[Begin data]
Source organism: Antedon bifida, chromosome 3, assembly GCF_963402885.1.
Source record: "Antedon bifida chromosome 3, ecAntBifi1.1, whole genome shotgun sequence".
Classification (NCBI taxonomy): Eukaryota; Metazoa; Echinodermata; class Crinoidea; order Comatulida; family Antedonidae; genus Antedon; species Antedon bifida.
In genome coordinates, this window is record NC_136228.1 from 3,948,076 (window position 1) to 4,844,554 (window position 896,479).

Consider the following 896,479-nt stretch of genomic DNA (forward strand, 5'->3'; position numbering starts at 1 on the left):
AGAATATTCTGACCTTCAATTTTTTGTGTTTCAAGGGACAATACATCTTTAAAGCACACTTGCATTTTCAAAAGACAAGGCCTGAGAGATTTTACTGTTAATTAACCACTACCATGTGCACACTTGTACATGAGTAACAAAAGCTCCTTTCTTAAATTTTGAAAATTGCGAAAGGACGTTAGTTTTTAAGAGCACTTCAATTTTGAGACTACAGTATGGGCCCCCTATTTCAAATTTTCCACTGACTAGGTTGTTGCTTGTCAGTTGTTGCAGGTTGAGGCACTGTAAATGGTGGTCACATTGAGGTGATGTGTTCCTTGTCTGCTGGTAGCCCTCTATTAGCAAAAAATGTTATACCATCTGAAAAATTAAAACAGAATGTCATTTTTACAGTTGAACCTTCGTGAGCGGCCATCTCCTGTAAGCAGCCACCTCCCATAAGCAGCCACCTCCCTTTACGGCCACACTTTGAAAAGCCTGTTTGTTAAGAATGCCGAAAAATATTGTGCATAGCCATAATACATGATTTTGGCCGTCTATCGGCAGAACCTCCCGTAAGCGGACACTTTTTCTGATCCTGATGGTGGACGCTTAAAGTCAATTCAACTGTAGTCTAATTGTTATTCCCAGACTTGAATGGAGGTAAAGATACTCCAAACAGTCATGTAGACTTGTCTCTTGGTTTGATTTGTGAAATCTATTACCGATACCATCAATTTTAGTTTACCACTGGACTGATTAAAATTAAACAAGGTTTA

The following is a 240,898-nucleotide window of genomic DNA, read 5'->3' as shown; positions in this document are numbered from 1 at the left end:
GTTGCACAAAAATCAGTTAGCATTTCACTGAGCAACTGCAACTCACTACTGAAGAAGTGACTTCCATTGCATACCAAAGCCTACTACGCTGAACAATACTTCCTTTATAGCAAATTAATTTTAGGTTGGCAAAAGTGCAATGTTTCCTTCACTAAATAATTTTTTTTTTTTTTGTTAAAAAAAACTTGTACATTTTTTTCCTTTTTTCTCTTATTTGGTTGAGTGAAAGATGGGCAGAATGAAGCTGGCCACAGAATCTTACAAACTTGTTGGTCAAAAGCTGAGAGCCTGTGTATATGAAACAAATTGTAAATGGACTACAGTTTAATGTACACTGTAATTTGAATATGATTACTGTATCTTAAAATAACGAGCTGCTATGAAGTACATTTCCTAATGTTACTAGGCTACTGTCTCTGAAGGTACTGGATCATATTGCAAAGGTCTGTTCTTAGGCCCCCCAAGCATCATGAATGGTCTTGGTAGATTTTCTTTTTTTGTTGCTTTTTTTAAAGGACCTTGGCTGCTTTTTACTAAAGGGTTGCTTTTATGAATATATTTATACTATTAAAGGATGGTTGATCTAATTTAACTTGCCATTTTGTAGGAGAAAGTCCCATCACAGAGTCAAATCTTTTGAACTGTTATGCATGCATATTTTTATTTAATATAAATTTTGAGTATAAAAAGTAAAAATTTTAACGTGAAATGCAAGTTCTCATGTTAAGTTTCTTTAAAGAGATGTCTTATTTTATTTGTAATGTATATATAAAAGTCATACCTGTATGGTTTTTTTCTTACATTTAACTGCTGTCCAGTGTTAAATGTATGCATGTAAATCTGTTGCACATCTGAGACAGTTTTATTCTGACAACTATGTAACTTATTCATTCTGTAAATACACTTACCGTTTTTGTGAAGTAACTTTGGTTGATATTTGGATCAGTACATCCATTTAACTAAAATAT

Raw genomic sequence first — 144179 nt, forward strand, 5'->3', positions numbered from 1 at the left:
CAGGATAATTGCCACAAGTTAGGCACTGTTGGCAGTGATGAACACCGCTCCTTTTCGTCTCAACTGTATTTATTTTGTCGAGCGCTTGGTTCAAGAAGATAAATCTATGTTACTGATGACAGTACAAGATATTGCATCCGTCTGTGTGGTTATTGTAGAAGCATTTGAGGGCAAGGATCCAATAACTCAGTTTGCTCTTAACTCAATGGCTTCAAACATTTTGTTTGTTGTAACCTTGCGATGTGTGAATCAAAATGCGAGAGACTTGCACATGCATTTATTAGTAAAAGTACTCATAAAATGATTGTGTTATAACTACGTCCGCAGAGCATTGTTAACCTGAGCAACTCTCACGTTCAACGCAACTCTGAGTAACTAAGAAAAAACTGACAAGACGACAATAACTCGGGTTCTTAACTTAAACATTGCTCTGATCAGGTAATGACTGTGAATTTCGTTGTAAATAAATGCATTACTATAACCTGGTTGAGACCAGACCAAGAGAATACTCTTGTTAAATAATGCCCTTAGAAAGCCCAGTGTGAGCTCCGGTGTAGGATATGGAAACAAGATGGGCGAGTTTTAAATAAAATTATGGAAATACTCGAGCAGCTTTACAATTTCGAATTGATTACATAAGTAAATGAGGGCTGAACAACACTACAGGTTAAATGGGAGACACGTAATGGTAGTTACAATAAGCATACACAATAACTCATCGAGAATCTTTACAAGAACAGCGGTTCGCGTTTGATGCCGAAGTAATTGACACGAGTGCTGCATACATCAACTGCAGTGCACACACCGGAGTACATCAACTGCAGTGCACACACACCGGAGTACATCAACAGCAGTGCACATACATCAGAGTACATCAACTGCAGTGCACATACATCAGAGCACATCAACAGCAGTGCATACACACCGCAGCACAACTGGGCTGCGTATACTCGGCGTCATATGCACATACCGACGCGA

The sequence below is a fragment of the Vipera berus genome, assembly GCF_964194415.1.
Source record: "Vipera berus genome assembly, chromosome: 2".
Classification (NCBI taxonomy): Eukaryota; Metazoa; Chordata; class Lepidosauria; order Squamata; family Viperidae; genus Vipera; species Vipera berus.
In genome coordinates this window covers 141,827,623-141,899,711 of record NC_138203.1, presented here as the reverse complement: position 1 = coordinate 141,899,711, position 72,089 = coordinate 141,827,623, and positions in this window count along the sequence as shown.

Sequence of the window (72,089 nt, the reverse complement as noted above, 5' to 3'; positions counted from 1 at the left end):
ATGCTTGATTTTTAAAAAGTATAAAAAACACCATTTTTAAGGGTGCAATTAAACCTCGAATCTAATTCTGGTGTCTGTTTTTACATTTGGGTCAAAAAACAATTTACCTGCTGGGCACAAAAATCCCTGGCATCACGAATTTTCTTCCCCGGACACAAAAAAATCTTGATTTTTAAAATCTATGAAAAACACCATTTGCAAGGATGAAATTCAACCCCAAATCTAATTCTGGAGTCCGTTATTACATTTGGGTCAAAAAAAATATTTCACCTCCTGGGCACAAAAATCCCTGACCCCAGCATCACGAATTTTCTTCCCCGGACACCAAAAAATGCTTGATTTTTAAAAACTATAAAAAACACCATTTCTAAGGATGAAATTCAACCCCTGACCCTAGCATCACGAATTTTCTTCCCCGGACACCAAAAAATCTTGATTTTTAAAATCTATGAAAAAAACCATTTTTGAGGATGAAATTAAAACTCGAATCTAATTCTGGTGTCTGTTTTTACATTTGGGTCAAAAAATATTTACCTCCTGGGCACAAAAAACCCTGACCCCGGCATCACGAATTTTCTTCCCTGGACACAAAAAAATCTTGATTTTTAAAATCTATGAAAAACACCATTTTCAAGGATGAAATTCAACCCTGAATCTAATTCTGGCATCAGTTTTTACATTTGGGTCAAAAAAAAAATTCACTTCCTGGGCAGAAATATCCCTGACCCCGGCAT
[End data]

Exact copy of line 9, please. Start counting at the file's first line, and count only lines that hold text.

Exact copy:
Raw genomic sequence first — 144179 nt, forward strand, 5'->3', positions numbered from 1 at the left: